It's the 4th quarter of the NFL Super Bowl. There are 10 seconds on the clock, it's 4th down, on the 10 yard line, and the Dolphins (sorry, but I'm a Dolphins fan so I'm using them as an example) are down by 5 points. The opposing teams fans are screaming their heads off as the Dolphins try to decide on the next play. The most important play of the game. They come to an agreement, they all take a serious look at each other almost to say "this is what we've been waiting for! It's our turn to take the trophy home." They line up opposite their opponents. They are shaking with anticipation and almost look as if they are cars revving their engines at the starting line of a NASCAR race. The quarterback yells "hike!" The receivers take off to the end zone with their arms flailing to catch the quarterbacks attention. "Im open! Im open" one yells. The quarterback scans the field yet disregards their cries to pass them the ball. He can see they aren't actually open and realizes he has to make a decision as the time clock fades. He's running it himself! He takes off towards the end-zone and the defense quickly realizes what is happening. They all start gunning for the quarterback, to take him down and to earn what they feel is rightfully theirs. The quarterback doges one tackle...8-yard line...jukes another...5 yard line...hurdles over a defender, making an attempt to dive towards the goal line...he lands and both teams pile up on him. Did he make it?? Did he score?? Did he cross the goal-line?? The referees manage to clear away the battling teams. The crowd is silent awaiting the signal from the ref. The referees arms go straight up in to the air...TOUCHDOWN!!!!
For days after the big game, once the trophy has already found its new home for the year, all anyone can talk about was that quarterback's daring run to the end-zone. "He did the impossible. What luck!" the sports announcers say. "How did he do that" or "It was a miracle!". With all of the hoopla and opinions of that day, the only person that knows what really happened that day is the quarterback himself. He knows it wasn't a miracle. It wasn't luck. What the outside world is failing to realize is the effort he put into training himself to react the way he did during that stressful situation. He was able to think clearly under pressure because he's practiced that exact situation thousands of times, over and over again, in his head. He ran drills for years, trained his body, taught his mind to adapt. The big game may have come down to one moment for the world, but for him it was about years of training his body and mind to do exactly what he accomplished that night.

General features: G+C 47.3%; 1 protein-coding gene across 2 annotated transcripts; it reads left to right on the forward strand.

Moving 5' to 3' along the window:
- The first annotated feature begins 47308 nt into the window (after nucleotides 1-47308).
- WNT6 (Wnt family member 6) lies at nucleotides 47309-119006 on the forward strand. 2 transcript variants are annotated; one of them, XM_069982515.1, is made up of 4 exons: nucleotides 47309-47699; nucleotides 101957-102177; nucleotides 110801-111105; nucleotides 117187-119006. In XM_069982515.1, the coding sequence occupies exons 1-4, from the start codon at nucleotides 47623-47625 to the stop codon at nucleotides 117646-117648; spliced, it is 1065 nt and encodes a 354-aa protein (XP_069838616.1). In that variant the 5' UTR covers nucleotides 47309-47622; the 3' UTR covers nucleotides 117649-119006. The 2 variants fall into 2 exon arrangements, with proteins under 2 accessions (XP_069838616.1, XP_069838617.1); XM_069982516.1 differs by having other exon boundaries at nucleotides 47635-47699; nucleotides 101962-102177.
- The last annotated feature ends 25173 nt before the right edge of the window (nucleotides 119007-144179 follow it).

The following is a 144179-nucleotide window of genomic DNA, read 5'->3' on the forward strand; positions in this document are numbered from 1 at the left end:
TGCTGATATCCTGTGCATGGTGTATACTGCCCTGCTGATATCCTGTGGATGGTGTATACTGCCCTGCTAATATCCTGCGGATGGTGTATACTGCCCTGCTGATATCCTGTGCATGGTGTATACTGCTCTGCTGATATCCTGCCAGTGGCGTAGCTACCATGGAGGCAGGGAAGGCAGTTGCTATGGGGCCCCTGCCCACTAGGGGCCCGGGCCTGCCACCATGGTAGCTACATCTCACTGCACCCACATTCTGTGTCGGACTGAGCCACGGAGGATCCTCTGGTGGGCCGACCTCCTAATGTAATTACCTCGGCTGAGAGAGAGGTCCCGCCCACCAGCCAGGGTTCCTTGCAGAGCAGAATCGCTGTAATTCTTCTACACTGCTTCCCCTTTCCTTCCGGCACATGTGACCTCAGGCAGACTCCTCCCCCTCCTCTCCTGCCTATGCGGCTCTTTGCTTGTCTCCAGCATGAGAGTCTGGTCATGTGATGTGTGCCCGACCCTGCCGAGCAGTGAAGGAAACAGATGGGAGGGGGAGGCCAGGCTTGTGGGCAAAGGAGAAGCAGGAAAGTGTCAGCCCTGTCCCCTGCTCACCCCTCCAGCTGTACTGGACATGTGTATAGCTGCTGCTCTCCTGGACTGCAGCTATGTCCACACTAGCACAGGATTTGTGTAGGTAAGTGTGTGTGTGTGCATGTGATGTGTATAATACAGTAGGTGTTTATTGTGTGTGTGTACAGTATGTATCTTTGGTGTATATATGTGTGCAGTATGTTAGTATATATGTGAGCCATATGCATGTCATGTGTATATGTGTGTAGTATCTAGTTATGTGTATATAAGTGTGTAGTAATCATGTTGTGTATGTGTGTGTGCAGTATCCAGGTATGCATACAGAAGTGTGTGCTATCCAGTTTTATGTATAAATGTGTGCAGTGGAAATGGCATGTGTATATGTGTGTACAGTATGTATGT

At this point, you are probably wondering "what does this have to do with recovery?" There's no doubt that was an exciting sports story but why did I take the time to write that. Let me explain...
If anyone has ever experienced a craving, they know it can be debilitating. I'm not talking about a fleeting thought of your favorite drink or drug of choice. I'm talking about a real craving. An urge so powerful it takes the wind out of you. Something or someone triggers something deep within your subconscious and suddenly you can't think of anything besides drinking or drugging. These happen in recovery, especially early on. How do we deal with that feeling? What do we do?
From early on in recovery, we typically are taught to follow various sets of rituals, whether they be call a sponsor everyday, frequently attend support meetings, find a home group, develop a support group and stay in contact with them, pray daily, etc... We are "trained" to do these actions daily. We are told to call our supports even when we have the slightest thought of using allowing the process of reaching out for help to become an easy practice to accomplish. I like to look at these practices as putting deposits in the "spiritual bank". All of these rituals are put in place for a reason though. It's not just to manage the instability of early recovery. The main reason we practice these daily rituals is so we can be ready when that massive craving hits, that's our "big game." We won't have time to think rationally about the consequences of using. We aren't able to "play the tape all the way through." We have to act on our trained instinct during that time. All of the practice of picking up the phone and calling our sponsors or supports. All of the times we've prayed for a minor craving or obsessive thought to be removed. The repetitive efforts in our recovery, the deposits to the "spiritual bank" all now protect us during this difficult time. We are able to utilize our tools that we've engrained in ourselves day in and day out. Our past efforts have allowed us to adapt our body and mind to react in a positive way to the powerful phenomenon of craving.
Eventually, the craving will pass. It may not have taken more than a few moments to overcome the craving, but it was the effort put into your recovery before the craving happened that we can actually accredit it's passing to. We will have survived "the impossible" still being able to pass a breathalyzer test or urinalysis! Not because we got lucky and not because some miracle happened but because we put time and effort into training ourselves to react in the way we did on the day when the "big game" happens.
Now take the trophy home, you've earned it.